SHIUR SUPPLEMENT #4: DAF 4a

  • Rav Zev Jacobson
DAF 4a
 
A.  Rav bar Achva de-Rav Chiya [lines 1-5] Rav was the nephew of Rav Chiya through both his father and his mother.  Rav Chiya's half-brother [from his father's side] was married to his half-sister [from his mother's side], there being no blood relationship between the two [see Rashi s.v. Rav bar...].  Rav avoided directly telling Rav Chiya that the two of them had passed away in keeping with the dictum: "He who utters evil tidings is a fool" [Mishlei 10:18].  When Rav Chiya asked him if his father was still alive, he replied: "Why do you not inquire if my mother is still alive?"  When Rav Chiya then asked him about his mother, he replied: "Why do you not inquire if my father is still alive?"  [This is in keeping with the first explanation of Rashi s.v. Aybu Kayam.]  From this interchange, Rav Chiya was able to infer that both his brother and his sister had, in fact, passed away, and he proceeded to mourn for them by taking off his shoes.
 
B.  Amar lei le-shamei [lines 3-9] Rav Chiya ordered his servant to take off his shoes for him as a sign of mourning.  However, he then proceeded to the bath-house even though it is forbidden for a mourner to take a bath.
 
            From the conduct of Rav Chiya, we can learn three laws that pertain to mourning:
1. A mourner is forbidden to wear shoes.
2. A relative who hears of his loss more than thirty days after it has occurred [shemu'a rechoka] mourns for only one day, as opposed to the customary seven-day period of mourning [shiv'a].
3. In such a case, one need mourn only part of the day and it is considered as if he had mourned for the entire day [miktzat ha-yom ke-kulo].
 
B.  Akif yama asisni birata [lines 11-13] There was a cartain man who expressed his love for the sea-shore by frequently exclaiming: "By the sea shore would I build my palaces!" His genealogy was investigated and it was found that he was descended from the tribe of Zevulun who have an affinity for the sea. [His particular mode of speech identified his anscestry.]
 
C.  Ve-chi teima zerizin makdimim le-mitzvot [lines 18-21] The gemara is puzzled by the fact that we are required to search for chametz on the eve of the 14th, when the prohibition to have chametz in one's possession begins only at midday the next day. Even if we were to apply the dictum: "The zealous fulfil their duties as soon as possible" this would not explain why we check so much in advance. It is from Avraham that we learn the importance of fulfilling a commandment as soon as possible and he did not set out to offer up his son [the Akeida] at night; rather he waited until morning [Bereishit 22].
 
D.  Ha-maskir bayit le-chavero [lines 28-31] If a person rents out a house on the 14th of Nissan, is the owner responsible to check for chametz or the tenant? According to Rashi [s.v. chovat ha-dar] we are dealing with a scenario where the owner has already nullified the chametz [bittul] and there is only a rabbinic obligation to check for chametz. The gemara wants to know: Whom did the Rabbanan obligate to check the house for chametz ?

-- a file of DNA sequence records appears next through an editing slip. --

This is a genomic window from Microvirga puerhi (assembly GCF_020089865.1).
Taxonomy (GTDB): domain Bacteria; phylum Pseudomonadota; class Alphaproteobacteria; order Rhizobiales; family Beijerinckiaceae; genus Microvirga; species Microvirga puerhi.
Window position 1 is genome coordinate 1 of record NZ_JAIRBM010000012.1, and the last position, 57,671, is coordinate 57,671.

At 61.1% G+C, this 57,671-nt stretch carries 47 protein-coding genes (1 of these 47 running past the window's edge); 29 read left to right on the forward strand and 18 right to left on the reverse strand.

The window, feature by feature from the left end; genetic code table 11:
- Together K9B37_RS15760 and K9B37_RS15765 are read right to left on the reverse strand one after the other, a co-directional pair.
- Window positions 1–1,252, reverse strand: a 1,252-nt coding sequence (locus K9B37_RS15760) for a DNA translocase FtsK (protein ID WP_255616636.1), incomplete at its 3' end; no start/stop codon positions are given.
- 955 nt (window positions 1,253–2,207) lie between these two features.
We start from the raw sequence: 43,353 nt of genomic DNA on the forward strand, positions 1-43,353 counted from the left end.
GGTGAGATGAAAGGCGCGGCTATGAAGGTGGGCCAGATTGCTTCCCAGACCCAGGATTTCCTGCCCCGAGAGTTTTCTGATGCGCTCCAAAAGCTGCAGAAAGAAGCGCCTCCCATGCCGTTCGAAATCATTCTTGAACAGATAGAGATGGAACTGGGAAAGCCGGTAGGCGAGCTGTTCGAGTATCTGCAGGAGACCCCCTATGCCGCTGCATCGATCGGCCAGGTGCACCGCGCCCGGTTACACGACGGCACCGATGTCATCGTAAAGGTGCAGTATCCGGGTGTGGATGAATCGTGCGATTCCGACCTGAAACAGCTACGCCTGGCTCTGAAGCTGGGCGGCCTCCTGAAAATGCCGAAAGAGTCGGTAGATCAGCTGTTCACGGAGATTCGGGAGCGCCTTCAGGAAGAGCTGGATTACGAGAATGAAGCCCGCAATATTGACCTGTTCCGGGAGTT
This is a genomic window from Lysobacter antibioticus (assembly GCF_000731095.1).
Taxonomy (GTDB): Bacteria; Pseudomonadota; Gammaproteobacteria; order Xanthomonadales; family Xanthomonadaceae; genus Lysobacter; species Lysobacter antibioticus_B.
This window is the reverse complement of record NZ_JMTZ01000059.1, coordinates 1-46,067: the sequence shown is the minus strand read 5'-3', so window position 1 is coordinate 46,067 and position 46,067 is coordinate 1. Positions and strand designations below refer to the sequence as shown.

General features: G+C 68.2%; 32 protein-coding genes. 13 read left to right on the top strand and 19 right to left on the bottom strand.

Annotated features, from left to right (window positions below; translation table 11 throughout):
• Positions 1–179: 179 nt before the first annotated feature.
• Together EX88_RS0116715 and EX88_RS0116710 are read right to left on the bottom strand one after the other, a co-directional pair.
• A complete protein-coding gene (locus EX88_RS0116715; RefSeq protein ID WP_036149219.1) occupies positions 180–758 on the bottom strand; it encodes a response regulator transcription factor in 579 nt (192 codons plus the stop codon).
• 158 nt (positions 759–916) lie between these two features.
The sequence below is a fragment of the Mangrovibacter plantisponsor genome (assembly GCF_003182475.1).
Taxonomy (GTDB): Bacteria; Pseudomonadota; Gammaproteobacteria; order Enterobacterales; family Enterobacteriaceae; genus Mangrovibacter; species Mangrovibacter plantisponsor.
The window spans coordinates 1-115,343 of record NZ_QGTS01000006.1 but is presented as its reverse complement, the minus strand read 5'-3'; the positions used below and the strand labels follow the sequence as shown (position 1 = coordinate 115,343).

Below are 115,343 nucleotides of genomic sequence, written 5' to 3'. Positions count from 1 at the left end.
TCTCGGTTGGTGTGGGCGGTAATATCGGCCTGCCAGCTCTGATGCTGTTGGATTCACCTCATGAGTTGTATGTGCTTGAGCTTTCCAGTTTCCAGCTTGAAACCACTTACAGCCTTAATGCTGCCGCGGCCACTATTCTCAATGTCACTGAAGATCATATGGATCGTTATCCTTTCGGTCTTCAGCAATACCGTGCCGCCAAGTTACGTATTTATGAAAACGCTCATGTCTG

E.  Mezuza chovat ha-dar [line 34] It is the responsibility of the inhabitant of a house to affix a mezuza, not the person who is legally responsible for the house. Therefore, we cannot deduce from the law of mezuza that it is the tenant who is responsible to check for chametz, just as he is responsible to affix a mezuza.
 
F.  Im ud se-lo masar ha-mafteichot [lines 36-38] In every transaction, there is a specific action that be performed in order to effect the transaction. This is termed a "ma'ase kinyan". For example, one cannot aquire a moveable object through the transfer of money. A physical action, such as picking up the object must be performed.
 
   According to Rashi [s.v. mesirat maftei'ach] the owner legally transfers the possession of the house to the tenant by handing him the keys. Therefore, if the keys were handed over before the 14th, it is the responsibility of the tenant to check for chametz, as the house was under his jurisdiction when the obligation of bedika began. If, however, the keys had not yet been handed over when the obligation to check began, then it is the responsibility of the owner to do bedika.
 
G.  Tosafot s.v. Im  According to Tosafot one cannot legally transfer possession of a house by handing over the keys. Our gemara is dealing with a scenario where the house was still in the possession of the owner. However, only the person who has the keys is able to access the house and, therefore, it is he who is responsible to check for chametz.
 
H.  Ha-maskir bayit le-chavero be-arba'a assar [lines 39-41] The gemara has established that it is the owner's responsibility to check for chametz if he had not  handed over the keys by the beginning of the 14th. The question now arises: If the tenant rented the house on the 14th, can he take it for granted that it has been checked for chametz [assuming there is no possibility of asking the owner whether or not he did bedika] ?